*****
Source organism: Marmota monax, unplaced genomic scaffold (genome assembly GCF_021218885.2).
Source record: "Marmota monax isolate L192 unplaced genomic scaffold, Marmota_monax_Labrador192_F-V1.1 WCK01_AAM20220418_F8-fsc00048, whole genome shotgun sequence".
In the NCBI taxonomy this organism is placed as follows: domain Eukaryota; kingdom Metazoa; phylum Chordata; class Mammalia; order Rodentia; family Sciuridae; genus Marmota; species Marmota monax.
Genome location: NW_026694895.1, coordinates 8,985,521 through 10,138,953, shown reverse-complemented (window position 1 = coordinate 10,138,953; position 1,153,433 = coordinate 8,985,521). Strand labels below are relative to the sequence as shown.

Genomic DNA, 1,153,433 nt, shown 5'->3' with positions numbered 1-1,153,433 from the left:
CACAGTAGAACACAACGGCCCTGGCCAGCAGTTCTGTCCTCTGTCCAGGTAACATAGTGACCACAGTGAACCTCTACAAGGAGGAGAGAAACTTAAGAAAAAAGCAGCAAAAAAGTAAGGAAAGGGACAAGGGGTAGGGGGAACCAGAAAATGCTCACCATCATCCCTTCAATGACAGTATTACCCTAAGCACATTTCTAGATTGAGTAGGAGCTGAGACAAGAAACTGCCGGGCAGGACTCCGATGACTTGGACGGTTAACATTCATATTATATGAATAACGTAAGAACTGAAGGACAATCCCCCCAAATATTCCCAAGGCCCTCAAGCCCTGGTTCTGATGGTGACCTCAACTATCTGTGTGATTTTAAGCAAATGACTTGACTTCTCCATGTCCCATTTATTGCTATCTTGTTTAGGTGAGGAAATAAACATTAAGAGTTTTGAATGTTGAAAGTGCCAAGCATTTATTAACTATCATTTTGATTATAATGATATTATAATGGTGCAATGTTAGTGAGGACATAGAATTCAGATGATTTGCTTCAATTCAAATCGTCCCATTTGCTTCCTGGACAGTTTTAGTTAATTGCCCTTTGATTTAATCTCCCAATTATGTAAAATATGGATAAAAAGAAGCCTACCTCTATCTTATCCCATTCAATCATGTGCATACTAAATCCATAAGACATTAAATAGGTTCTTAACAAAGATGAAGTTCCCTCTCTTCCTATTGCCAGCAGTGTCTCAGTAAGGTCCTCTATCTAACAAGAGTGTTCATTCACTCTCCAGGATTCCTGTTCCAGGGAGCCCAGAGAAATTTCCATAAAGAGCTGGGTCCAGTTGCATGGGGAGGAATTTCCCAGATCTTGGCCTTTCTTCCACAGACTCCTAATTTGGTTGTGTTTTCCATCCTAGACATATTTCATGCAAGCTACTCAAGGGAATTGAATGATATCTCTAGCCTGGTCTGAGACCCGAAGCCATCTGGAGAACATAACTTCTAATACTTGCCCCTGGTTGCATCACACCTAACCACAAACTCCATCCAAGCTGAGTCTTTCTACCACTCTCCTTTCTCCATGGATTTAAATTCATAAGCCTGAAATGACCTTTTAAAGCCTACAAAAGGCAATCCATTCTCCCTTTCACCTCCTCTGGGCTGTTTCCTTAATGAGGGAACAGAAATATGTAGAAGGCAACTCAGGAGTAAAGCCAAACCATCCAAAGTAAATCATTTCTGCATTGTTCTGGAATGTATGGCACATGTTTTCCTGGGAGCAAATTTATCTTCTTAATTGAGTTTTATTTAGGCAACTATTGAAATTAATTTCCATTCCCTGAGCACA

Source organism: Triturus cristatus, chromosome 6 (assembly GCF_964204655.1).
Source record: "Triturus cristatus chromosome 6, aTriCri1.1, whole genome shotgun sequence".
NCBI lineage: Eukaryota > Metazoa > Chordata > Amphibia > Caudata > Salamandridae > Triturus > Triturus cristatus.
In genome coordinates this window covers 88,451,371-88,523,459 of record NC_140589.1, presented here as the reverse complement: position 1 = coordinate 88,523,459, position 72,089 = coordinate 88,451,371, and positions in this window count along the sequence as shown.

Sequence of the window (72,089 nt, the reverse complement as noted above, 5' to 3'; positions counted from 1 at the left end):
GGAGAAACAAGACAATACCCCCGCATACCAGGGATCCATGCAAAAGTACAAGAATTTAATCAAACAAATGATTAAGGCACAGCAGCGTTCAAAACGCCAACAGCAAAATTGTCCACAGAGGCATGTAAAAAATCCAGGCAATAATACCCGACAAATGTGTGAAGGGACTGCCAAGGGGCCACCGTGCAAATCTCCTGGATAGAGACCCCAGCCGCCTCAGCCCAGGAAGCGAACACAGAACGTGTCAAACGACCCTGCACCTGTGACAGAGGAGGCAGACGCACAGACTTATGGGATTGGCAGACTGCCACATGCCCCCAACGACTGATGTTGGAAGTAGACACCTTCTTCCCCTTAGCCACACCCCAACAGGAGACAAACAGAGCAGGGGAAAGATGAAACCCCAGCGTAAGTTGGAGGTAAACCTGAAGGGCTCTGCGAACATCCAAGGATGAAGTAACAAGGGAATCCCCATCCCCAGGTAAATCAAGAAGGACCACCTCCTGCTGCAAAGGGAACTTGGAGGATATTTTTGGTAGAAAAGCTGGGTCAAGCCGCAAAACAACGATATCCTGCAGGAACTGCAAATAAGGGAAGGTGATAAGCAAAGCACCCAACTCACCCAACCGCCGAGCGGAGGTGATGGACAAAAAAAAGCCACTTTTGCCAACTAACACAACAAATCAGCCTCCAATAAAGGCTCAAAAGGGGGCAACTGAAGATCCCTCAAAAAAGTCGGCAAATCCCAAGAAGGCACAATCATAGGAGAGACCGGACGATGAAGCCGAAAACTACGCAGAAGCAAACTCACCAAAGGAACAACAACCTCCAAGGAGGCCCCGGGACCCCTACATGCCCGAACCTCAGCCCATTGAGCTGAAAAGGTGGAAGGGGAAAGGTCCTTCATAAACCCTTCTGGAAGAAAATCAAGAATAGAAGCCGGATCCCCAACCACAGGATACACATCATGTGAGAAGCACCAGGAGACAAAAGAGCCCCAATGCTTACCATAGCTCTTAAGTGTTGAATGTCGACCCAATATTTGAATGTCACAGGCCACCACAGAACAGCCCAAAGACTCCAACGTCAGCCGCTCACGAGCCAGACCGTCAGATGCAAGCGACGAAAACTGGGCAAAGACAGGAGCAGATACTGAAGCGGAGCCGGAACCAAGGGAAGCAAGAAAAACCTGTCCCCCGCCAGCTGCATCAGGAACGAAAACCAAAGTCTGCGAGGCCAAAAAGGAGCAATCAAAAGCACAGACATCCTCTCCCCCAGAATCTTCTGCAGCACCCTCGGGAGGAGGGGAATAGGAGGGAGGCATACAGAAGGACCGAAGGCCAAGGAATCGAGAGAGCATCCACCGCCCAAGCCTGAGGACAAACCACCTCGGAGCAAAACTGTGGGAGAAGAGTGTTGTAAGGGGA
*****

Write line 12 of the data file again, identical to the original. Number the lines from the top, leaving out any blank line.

GGAGAAACAAGACAATACCCCCGCATACCAGGGATCCATGCAAAAGTACAAGAATTTAATCAAACAAATGATTAAGGCACAGCAGCGTTCAAAACGCCAACAGCAAAATTGTCCACAGAGGCATGTAAAAAATCCAGGCAATAATACCCGACAAATGTGTGAAGGGACTGCCAAGGGGCCACCGTGCAAATCTCCTGGATAGAGACCCCAGCCGCCTCAGCCCAGGAAGCGAACACAGAACGTGTCAAACGACCCTGCACCTGTGACAGAGGAGGCAGACGCACAGACTTATGGGATTGGCAGACTGCCACATGCCCCCAACGACTGATGTTGGAAGTAGACACCTTCTTCCCCTTAGCCACACCCCAACAGGAGACAAACAGAGCAGGGGAAAGATGAAACCCCAGCGTAAGTTGGAGGTAAACCTGAAGGGCTCTGCGAACATCCAAGGATGAAGTAACAAGGGAATCCCCATCCCCAGGTAAATCAAGAAGGACCACCTCCTGCTGCAAAGGGAACTTGGAGGATATTTTTGGTAGAAAAGCTGGGTCAAGCCGCAAAACAACGATATCCTGCAGGAACTGCAAATAAGGGAAGGTGATAAGCAAAGCACCCAACTCACCCAACCGCCGAGCGGAGGTGATGGACAAAAAAAAGCCACTTTTGCCAACTAACACAACAAATCAGCCTCCAATAAAGGCTCAAAAGGGGGCAACTGAAGATCCCTCAAAAAAGTCGGCAAATCCCAAGAAGGCACAATCATAGGAGAGACCGGACGATGAAGCCGAAAACTACGCAGAAGCAAACTCACCAAAGGAACAACAACCTCCAAGGAGGCCCCGGGACCCCTACATGCCCGAACCTCAGCCCATTGAGCTGAAAAGGTGGAAGGGGAAAGGTCCTTCATAAACCCTTCTGGAAGAAAATCAAGAATAGAAGCCGGATCCCCAACCACAGGATACACATCATGTGAGAAGCACCAGGAGACAAAAGAGCCCCAATGCTTACCATAGCTCTTAAGTGTTGAATGTCGACCCAATATTTGAATGTCACAGGCCACCACAGAACAGCCCAAAGACTCCAACGTCAGCCGCTCACGAGCCAGACCGTCAGATGCAAGCGACGAAAACTGGGCAAAGACAGGAGCAGATACTGAAGCGGAGCCGGAACCAAGGGAAGCAAGAAAAACCTGTCCCCCGCCAGCTGCATCAGGAACGAAAACCAAAGTCTGCGAGGCCAAAAAGGAGCAATCAAAAGCACAGACATCCTCTCCCCCAGAATCTTCTGCAGCACCCTCGGGAGGAGGGGAATAGGAGGGAGGCATACAGAAGGACCGAAGGCCAAGGAATCGAGAGAGCATCCACCGCCCAAGCCTGAGGACAAACCACCTCGGAGCAAAACTGTGGGAGAAGAGTGTTGTAAGGGGA